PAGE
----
And why? Well, because I think after the 2018 announcement of CRISPR babies that some people here might be aware of, where it's a scientist actually did use CRISPR in human embryos that were then implanted to create a pregnancy that created the birth of, you know, twin girls that had CRISPR modified genomes. And we don't know their their fate, by the way, at this point.

But, you know, since then, there was really an international outcry against that type of use of CRISPR, at least for now. And we haven't seen repeat incidents like that. So I think this has been good. And there is a you know, there isn't a really strong international community now that kind of pays attention to what's happening in that type of research and how it should be regulated.

And then I think the third thing I would say so, so we talked about germline editing equity. And then I think the third piece is really, you know, how do we decide where CRISPR should be applied. So you, I think you said you're in cardioversion ocular research and clinical work right? So, you know, I think there's a lot of opportunities actually in, in cardiovascular applications with CRISPR.

And one of them is the idea that we could prevent cardiovascular disease possibly, by making a change to a single gene that is known to be protective in the human population, in those people that have this particular form of the gene. And, and so… but again, it gets to this question of, you know, is that where should we really be putting our focus on that type of application when there already are drugs available to treat, you know, this type of, situation for people?

Maybe it is. Maybe it isn't. You know, I don't know. And if we, you know, if we focus in that area, then it means that we can't put resources in other areas. So I think that's a challenge as well with this technology is we have to figure out what are the priorities and where should we be focusing our resources.

Ramon Varcoe: That’s wonderful. Thank you very much.

Merlin Crossley: Terrific. Thank you. So the next question is from Jess Cheung.

Jess Cheung: Hi Merlin. Thanks. So I'm Jess - I'm actually an honour student at UNSW right now. So I actually majored in biotechnology, but I ended up jumping ship to earth in environmental sciences because I was interested in conservation. What was the best piece of advice you've ever received, and what kind of advice would you have for anyone looking to follow in your footsteps?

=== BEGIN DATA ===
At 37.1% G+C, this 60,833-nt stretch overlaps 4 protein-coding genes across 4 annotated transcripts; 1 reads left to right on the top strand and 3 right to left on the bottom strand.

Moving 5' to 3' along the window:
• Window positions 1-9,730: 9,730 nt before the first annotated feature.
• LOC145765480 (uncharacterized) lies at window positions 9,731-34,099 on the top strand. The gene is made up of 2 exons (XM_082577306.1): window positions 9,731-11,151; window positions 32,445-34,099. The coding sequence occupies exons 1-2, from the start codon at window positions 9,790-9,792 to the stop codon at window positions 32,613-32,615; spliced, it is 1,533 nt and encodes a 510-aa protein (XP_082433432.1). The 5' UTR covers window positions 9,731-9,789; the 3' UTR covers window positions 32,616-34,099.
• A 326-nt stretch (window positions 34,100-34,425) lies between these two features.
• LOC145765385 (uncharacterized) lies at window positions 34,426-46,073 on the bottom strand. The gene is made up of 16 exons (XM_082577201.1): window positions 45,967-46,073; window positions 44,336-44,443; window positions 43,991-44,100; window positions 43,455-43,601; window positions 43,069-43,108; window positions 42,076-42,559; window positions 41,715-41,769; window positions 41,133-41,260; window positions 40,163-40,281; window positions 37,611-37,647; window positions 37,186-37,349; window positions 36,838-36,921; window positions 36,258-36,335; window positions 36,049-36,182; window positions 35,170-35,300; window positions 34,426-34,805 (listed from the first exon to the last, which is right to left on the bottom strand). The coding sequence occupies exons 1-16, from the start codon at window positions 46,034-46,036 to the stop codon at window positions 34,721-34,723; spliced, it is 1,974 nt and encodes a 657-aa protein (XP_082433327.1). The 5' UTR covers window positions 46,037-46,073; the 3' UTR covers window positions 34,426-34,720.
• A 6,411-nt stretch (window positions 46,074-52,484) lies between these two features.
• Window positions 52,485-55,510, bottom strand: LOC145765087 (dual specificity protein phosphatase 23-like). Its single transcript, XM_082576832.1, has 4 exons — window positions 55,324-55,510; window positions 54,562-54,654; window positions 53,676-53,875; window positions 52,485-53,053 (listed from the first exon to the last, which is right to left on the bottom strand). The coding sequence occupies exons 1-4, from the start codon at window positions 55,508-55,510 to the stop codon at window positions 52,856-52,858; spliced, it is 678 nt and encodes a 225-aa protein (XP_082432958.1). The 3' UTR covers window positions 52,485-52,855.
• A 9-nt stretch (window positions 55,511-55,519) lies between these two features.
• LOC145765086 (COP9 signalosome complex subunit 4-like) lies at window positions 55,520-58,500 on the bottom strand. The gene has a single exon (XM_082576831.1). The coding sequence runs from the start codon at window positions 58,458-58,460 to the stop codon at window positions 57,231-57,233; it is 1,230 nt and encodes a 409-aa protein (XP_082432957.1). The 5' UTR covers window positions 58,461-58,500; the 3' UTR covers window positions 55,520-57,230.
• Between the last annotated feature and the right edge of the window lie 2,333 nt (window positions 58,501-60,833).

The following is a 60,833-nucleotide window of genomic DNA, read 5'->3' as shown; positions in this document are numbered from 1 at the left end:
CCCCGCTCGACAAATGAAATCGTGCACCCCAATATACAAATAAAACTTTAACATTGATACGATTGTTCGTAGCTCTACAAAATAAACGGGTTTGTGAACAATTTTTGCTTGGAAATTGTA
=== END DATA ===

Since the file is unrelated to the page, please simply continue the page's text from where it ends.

Jennifer Doudna: Gosh, the best advice I've received, that's a tough one. I've received lots of advice. I've only paid attention to some of it. For better or worse, I think I think my advice currently, I'll just tell you what I say to my own students, and that is that I tell them that I think the best thing that they can do at an early stage of their career is to really discover what they're passionate about and what they're good at, you know?

And that's what I try to do in my research lab, is I have, you know, I have a lot of students that I've worked with over the years, and I've you my job… is really to help them become the scientist they can be in the future, you know, if they want to go in that direction or really whatever they want to do professionally and to do that, they really have to get in touch with what they're passionate about personally.

And for each of us, it's a little bit different. And we also have to figure out what we're good at and what we like to do. And, you know, kind of try to look at the intersection of those things. So I definitely think that is very important. And that means not… it kind of means tuning out, you know, what might be popular right now, what you might, you know, be hearing that you should do or what people think you, you know, could do to make your resume look better or, you know, things like that. Right?

I don't think that's a good way to pursue science, in my opinion, or to say, oh, I want to win a Nobel Prize. You know, I by the way, I never thought that I would go in that direction. Right? That wasn't something that was on my radar at all, and that wasn't why I was doing my science.

So I think it's very, very important to really identify what you're personally passionate about doing and then try to do more of it.

Merlin Crossly: So next question is from Michael O'Dea.

Michael O'Dea: Thanks Jennifer and Merlin for the lovely talk. Mine has a bit of overlap with the previous one here, but essentially my question is about like time and focus. I always find it interesting in the CRISPR story, there was a bit left field of what you're working on normally. And so what I want to know is if you had any advice for young scientists on, like, picking the right questions to ask, like, there's so many interesting things to study at the beginning, but time for just a few. How do you choose?

Jennifer Doudna: Yeah, this is a really good question. And I don't I don't have a great answer to it, to be honest. I get asked this question a lot and I ask myself this question like, you know, how do I choose things? And for me, the honest truth, you know, the honest answer to that is that it's somewhat serendipitous, you know, in the sense that, again, like the answer to the previous question, I always try to figure out what am I excited about?

What am I passionate about understanding. And then what are my opportunities? Right? And, you know, because at some level, you have to do things that you can do or that you have resources to do. And for me, it often also involves who's around, you know, who, who's coming into my lab or what are their interests.